This week's ruling by Judge Frizzell said that Edmondson failed to make this case. See: http://www.nwaonline.net/articles/2008/02/16/news/021708azpoultrylawsuit.txt

The bar is high in these broad claims cases. Science is not advanced enough to prove causality in these complex systems without substantial data collection and process analysis.


Wednesday, February 08, 2006

Three cases challenge the scope of the Clean Water Act

Law.com -

Three cases challenging the scope of the Clean Water Act will be argued Feb. 21, testing themes of federalism and commerce clause power that were much at issue during Alito's confirmation hearings. The cases have environmentalists worried about how Alito and Chief Justice John Roberts Jr. will ultimately come down.

In two of the cases, Rapanos v. United States and Carabell v. United States Army Corps of Engineers, the issue is whether, under the commerce clause, the Clean Water Act protects certain wetlands that are adjacent to tributaries of navigable waters covered by the law. In the third case, S.D. Warren Co. v. Maine Board of Environmental Protection, the justices will decide whether the mere fact that a river flows through a dam produces a "discharge" that triggers federal jurisdiction under the act.

Wednesday, April 27, 2005

Daily Herald - Utah should end water subsidies

Tuesday, March 22, 2005

Even GOOGLE honored World Water Day today!

Check out google's mast today - pretty evocative.

Also, check their link honoring World Water Day (March 22, 2005):


Great articles on water rights and market forces in privatization.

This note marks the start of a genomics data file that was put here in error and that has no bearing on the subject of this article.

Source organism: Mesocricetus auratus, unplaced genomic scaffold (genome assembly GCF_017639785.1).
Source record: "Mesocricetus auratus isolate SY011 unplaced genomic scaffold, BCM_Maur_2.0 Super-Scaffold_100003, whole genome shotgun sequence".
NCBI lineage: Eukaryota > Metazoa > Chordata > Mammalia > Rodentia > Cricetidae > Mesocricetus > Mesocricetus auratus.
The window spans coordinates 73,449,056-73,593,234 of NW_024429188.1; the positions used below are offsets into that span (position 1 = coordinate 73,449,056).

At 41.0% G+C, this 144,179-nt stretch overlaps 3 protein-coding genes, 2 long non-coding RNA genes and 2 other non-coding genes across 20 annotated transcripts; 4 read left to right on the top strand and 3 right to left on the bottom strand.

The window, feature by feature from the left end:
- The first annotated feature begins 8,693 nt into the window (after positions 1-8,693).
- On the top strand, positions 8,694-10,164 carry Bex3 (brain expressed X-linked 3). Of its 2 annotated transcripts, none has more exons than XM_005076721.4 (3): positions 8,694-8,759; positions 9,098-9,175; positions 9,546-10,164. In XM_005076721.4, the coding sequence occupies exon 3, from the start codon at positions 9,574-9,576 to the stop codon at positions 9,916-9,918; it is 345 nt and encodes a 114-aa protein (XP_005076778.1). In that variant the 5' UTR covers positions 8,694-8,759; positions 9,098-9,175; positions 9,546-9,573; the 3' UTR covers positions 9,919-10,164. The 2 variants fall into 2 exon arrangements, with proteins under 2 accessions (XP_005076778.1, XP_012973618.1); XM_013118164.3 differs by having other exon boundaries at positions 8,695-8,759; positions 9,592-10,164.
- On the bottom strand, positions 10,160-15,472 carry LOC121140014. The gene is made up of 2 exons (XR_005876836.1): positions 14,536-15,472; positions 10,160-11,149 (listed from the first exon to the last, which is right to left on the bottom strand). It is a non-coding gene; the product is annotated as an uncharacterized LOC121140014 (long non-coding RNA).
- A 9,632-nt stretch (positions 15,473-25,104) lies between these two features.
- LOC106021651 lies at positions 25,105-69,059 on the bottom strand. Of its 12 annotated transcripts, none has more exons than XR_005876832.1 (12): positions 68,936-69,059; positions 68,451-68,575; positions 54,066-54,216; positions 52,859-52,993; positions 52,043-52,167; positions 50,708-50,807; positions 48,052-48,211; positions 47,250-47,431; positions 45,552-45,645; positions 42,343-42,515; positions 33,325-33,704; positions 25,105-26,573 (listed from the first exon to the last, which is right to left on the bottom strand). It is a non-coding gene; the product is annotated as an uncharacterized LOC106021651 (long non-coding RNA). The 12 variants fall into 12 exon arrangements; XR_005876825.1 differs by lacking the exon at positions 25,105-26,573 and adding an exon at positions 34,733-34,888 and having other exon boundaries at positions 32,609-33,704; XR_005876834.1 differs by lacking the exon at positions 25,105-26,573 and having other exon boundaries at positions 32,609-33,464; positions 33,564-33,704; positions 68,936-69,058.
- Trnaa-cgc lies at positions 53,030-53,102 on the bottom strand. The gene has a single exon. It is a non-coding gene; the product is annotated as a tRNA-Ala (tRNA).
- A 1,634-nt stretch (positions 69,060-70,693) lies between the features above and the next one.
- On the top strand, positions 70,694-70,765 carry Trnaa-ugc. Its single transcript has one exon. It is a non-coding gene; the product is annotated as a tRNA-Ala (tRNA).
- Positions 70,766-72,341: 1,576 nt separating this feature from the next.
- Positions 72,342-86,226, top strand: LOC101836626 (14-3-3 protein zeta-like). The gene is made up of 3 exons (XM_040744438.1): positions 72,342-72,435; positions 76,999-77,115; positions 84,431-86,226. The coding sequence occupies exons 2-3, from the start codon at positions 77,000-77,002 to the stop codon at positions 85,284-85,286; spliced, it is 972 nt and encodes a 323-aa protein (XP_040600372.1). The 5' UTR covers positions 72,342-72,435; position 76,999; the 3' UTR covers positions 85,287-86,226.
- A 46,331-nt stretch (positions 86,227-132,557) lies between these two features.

Thursday, February 17, 2005


Summit Water Distribution Company, a Utah nonprofit corporation; Leon H. Saunders, an individual; Stuart A. Knowles, an individual; Trilogy Limited, L.P., a Georgia limited partnership; and Lynn Nelson, an individual,
Plaintiffs and Appellants,
Mountain Regional Water Special Service District, a body politic of the State of Utah; Douglas W. Evans, Assistant General Manager of Mountain Regional Water Special Service District; James W. Carbine, General Manager of Mountain Regional Water Special Service District; David E. Hansen, Summit County District Engineer; Steve Jenkins, Director of the Summit County Health Department; the Governing Board of Mountain Regional Water Special Service District, Shauna L. Kerr, Robert Richer, and Kenneth E. Woolstenhulme, in their official capacities; and John Does 1-10,
Defendants and Appellees.

OPINION(For Official Publication)

Case No. 20040091-CA

F I L E D(February 17, 2005)
2005 UT App 66

¶1 Summit Water Distribution Company; Leon H. Sanders; Stuart A. Knowles; Trilogy Limited, L.P.; and Lynn Nelson (collectively, Summit Water) appeal the trial court's determinations that Summit County was authorized by the County Land Use Development and Management Act (CLUDMA), see Utah Code Ann. §§ 17-27-101 to -1003 (2001 & Supp. 2004), to adopt Ordinance No. 436 and, therefore, that Summit Water's complaint was untimely under the appeals provision of CLUDMA, see Utah Code Ann. § 17-27-1001 (Supp. 2004).

Saturday, February 12, 2005

Check out the Water Resources IMPACT Journal

The American Water Resources Association journal Water Resources IMPACT provides articles addressing many thematic water resource management issues.

The archived editions (pre-2004) are available online at no charge - go to http://www.awra.org/impact/ . More recent issues are only available to members of the society. The archived articles are worth looking through.

In particular, the July 2002 issue provides a great overview of the policies, practices, and science of water quality assessment in the US -


Foster and Matlock wrote a great article (OK, I am biased) on the history of the CWA in the Sep 2001 issue, among other great articles -


The Jan 2002 issue was sub-titled "The New Economy of Water" and provides six feature articles from as diverse a group as Mark Rosegrant (CGIAR), Penelope Brook (Worldbank) and Debra Coy (C. Schwab)-